This romantic spy-thriller is one of Alfred Hitchcock’s greatest—and most criminally underappreciated—films. In Rio de Janeiro, U.S. government agent T.R. Devlin (Cary Grant) recruits Alicia Huberman (Ingrid Berman), the daughter of a convicted Nazi spy, to infiltrate a band of Nazis that have retreated to Brazil following WWII. She’s tasked with seducing Alex Sebastian (Claude Rains, in a Casablanca reunion), one of her father’s Nazi friends, who may be privy to the whereabouts of missing uranium. Things get complicated when she falls for Devlin. In typical Hitchcock fashion, the film features excellent direction, fine performances by Grant, the stunning Bergman, and a deliciously saucy Rains, and one of Hitch’s most memorable tracking shots—honing in on a key in Bergman’s character’s hand.
Harold and Maude (1971)
Yes, this Hal Ashby film has achieved “cult classic” status by this point, but there are still a surprising number of young’uns who have yet to be taken aback by the wonderment of this bizarrely brilliant love story. It centers on Harold (Bud Cort), a disillusioned 20-year-old who’s fascinated by death and the macabre. He’s a troubled young fella at odds with his detached mother, who sends him to a revolving door of shrinks. One day at a funeral, he meets Maude (Ruth Gordon), a 79-year-old with a zest for life. The two form an unlikely friendship—she teaches the gloomy young man to enjoy and partake in life’s gifts—which eventually blossoms into romance. Ashby’s film was panned upon its release, deemed too twisted and dark for most audiences, but it’s now regarded as timeless for its strange humor, excellent soundtrack (courtesy of Cat Stevens), and considerable warmth.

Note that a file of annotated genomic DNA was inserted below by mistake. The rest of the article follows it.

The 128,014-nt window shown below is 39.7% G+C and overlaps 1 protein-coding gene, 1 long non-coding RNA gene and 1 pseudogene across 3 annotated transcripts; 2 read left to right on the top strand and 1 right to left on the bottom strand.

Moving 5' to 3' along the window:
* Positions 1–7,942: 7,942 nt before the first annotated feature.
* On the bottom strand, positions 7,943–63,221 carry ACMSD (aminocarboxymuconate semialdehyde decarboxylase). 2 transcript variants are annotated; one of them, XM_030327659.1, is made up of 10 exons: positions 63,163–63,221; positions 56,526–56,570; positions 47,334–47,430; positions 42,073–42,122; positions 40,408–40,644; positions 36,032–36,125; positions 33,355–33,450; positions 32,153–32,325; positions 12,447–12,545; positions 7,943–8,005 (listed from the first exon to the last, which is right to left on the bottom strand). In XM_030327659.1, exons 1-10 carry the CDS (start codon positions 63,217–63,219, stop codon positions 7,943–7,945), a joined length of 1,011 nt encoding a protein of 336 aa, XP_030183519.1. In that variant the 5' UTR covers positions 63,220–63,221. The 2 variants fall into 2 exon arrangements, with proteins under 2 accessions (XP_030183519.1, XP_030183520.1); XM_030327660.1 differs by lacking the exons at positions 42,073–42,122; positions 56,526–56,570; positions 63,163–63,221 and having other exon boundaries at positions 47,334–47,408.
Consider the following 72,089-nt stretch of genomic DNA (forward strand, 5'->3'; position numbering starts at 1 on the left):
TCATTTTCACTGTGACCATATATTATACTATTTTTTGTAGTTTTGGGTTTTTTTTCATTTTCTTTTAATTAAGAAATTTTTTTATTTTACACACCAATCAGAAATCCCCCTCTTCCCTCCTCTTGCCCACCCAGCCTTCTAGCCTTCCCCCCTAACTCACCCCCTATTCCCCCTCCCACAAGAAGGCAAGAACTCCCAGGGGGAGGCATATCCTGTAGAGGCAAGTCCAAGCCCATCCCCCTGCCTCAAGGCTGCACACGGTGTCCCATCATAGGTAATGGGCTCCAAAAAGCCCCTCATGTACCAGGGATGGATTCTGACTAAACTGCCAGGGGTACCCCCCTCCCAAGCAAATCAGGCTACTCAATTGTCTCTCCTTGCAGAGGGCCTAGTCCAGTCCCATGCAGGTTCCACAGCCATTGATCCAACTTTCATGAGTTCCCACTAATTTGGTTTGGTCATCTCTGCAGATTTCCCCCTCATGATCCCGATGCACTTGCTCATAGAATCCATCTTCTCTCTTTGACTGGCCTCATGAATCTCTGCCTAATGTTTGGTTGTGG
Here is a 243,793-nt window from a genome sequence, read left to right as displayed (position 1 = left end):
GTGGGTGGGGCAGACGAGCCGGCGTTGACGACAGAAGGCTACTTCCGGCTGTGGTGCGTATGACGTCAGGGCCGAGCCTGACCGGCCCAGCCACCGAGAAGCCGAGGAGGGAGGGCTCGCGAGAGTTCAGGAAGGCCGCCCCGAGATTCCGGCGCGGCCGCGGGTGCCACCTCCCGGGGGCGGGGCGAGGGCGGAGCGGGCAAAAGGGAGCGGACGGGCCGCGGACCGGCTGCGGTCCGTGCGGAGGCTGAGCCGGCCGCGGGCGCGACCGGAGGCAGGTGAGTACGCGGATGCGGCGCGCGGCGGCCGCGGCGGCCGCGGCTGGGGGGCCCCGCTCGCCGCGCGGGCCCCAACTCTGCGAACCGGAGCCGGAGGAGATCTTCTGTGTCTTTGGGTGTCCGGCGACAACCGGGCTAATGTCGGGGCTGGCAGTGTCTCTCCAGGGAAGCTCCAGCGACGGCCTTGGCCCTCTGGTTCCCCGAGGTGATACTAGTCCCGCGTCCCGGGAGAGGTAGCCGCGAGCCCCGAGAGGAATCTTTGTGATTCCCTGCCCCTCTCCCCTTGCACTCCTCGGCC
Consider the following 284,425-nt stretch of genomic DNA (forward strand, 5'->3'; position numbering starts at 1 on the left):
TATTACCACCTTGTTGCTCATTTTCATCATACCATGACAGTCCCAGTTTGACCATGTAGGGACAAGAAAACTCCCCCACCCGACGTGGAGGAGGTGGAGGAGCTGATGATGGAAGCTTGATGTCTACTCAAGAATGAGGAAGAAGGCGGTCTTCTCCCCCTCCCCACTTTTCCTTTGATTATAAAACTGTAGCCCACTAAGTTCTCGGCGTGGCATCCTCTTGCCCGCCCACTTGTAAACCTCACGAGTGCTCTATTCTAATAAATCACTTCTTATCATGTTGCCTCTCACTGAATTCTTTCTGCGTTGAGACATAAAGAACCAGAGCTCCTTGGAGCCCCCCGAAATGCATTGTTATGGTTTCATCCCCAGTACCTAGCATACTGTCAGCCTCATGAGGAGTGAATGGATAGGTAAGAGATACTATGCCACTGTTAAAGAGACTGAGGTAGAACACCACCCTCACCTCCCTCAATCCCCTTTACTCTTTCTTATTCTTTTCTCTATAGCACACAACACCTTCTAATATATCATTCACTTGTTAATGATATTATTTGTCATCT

If you see one River Phoenix film, see My Own Private Idaho. But if you see two, you should make the second one Dogfight. In Nancy Savoca’s Vietnam War-era film, Phoenix plays Eddie Birdlace, an 18-year-old Marine who’s about to ship off to Vietnam. Before he’s off, him and his Marine pals engage in a “dogfight”—a competition to bring the ugliest date out. Eddie settles on Rose (Lili Taylor), a plain-looking waitress. Rose eventually catches wind of the “dogfight” scenario and storms out on Eddie, who convinces her to give him a second chance. They spend the rest of the night grabbing dinner and talking, and soon fall for one another. The night ends with awkward—but touching—sex. The next morning, Rose gives Eddie her address and tells him to write, and the action soon cuts to him in Vietnam. Savoca’s film is an overlooked classic—a companion piece of sorts to The Deer Hunter—thanks to its heartfelt, touching performances and outstanding soundtrack, featuring the likes of Bob Dylan, Woody Guthrie, Pete Seeger, and Joan Baez.